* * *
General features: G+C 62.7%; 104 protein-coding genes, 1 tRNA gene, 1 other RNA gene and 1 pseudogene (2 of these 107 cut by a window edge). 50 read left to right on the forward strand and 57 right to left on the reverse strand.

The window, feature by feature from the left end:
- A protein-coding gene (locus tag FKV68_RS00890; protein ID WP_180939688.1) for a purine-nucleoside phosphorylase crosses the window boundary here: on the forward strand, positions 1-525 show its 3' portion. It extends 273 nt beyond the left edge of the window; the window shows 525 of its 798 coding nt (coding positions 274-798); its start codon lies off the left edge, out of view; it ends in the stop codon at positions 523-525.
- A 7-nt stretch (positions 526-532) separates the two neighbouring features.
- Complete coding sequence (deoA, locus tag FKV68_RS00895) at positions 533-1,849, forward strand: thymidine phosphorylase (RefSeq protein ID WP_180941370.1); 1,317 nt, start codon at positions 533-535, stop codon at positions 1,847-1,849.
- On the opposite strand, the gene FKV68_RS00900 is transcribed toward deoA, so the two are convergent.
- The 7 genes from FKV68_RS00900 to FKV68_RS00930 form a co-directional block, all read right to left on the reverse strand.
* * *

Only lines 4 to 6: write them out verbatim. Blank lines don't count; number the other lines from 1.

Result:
- A 7-nt stretch (positions 526-532) separates the two neighbouring features.
- Complete coding sequence (deoA, locus tag FKV68_RS00895) at positions 533-1,849, forward strand: thymidine phosphorylase (RefSeq protein ID WP_180941370.1); 1,317 nt, start codon at positions 533-535, stop codon at positions 1,847-1,849.
- On the opposite strand, the gene FKV68_RS00900 is transcribed toward deoA, so the two are convergent.